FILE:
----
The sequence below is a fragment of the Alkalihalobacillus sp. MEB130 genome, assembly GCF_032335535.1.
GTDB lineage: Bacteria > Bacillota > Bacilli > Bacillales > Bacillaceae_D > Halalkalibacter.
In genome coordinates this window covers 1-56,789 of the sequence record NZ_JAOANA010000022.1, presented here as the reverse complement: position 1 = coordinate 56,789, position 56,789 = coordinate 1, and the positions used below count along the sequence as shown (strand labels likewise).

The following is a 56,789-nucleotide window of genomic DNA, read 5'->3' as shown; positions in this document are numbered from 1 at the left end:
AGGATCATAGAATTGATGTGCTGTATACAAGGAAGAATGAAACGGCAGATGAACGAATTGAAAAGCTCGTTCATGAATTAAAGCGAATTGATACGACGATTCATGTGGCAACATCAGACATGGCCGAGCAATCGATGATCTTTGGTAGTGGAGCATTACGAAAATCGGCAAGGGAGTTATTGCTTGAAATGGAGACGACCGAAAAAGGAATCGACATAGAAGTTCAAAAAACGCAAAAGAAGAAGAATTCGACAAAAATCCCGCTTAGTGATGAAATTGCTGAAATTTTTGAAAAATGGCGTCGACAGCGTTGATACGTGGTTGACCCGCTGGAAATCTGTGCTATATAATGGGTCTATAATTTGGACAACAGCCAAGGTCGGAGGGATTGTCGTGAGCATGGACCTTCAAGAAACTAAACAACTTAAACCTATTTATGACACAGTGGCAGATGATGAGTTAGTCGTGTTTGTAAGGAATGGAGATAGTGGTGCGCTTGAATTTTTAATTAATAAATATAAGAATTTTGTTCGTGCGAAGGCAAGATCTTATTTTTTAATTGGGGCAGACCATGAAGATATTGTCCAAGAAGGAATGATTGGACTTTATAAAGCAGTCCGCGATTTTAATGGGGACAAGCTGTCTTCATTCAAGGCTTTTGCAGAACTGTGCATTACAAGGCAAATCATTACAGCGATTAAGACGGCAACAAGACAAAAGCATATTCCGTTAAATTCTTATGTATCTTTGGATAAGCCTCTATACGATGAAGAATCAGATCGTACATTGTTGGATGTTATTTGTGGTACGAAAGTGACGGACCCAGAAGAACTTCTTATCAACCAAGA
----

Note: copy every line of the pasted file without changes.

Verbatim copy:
The sequence below is a fragment of the Alkalihalobacillus sp. MEB130 genome, assembly GCF_032335535.1.
GTDB lineage: Bacteria > Bacillota > Bacilli > Bacillales > Bacillaceae_D > Halalkalibacter.
In genome coordinates this window covers 1-56,789 of the sequence record NZ_JAOANA010000022.1, presented here as the reverse complement: position 1 = coordinate 56,789, position 56,789 = coordinate 1, and the positions used below count along the sequence as shown (strand labels likewise).

The following is a 56,789-nucleotide window of genomic DNA, read 5'->3' as shown; positions in this document are numbered from 1 at the left end:
AGGATCATAGAATTGATGTGCTGTATACAAGGAAGAATGAAACGGCAGATGAACGAATTGAAAAGCTCGTTCATGAATTAAAGCGAATTGATACGACGATTCATGTGGCAACATCAGACATGGCCGAGCAATCGATGATCTTTGGTAGTGGAGCATTACGAAAATCGGCAAGGGAGTTATTGCTTGAAATGGAGACGACCGAAAAAGGAATCGACATAGAAGTTCAAAAAACGCAAAAGAAGAAGAATTCGACAAAAATCCCGCTTAGTGATGAAATTGCTGAAATTTTTGAAAAATGGCGTCGACAGCGTTGATACGTGGTTGACCCGCTGGAAATCTGTGCTATATAATGGGTCTATAATTTGGACAACAGCCAAGGTCGGAGGGATTGTCGTGAGCATGGACCTTCAAGAAACTAAACAACTTAAACCTATTTATGACACAGTGGCAGATGATGAGTTAGTCGTGTTTGTAAGGAATGGAGATAGTGGTGCGCTTGAATTTTTAATTAATAAATATAAGAATTTTGTTCGTGCGAAGGCAAGATCTTATTTTTTAATTGGGGCAGACCATGAAGATATTGTCCAAGAAGGAATGATTGGACTTTATAAAGCAGTCCGCGATTTTAATGGGGACAAGCTGTCTTCATTCAAGGCTTTTGCAGAACTGTGCATTACAAGGCAAATCATTACAGCGATTAAGACGGCAACAAGACAAAAGCATATTCCGTTAAATTCTTATGTATCTTTGGATAAGCCTCTATACGATGAAGAATCAGATCGTACATTGTTGGATGTTATTTGTGGTACGAAAGTGACGGACCCAGAAGAACTTCTTATCAACCAAGA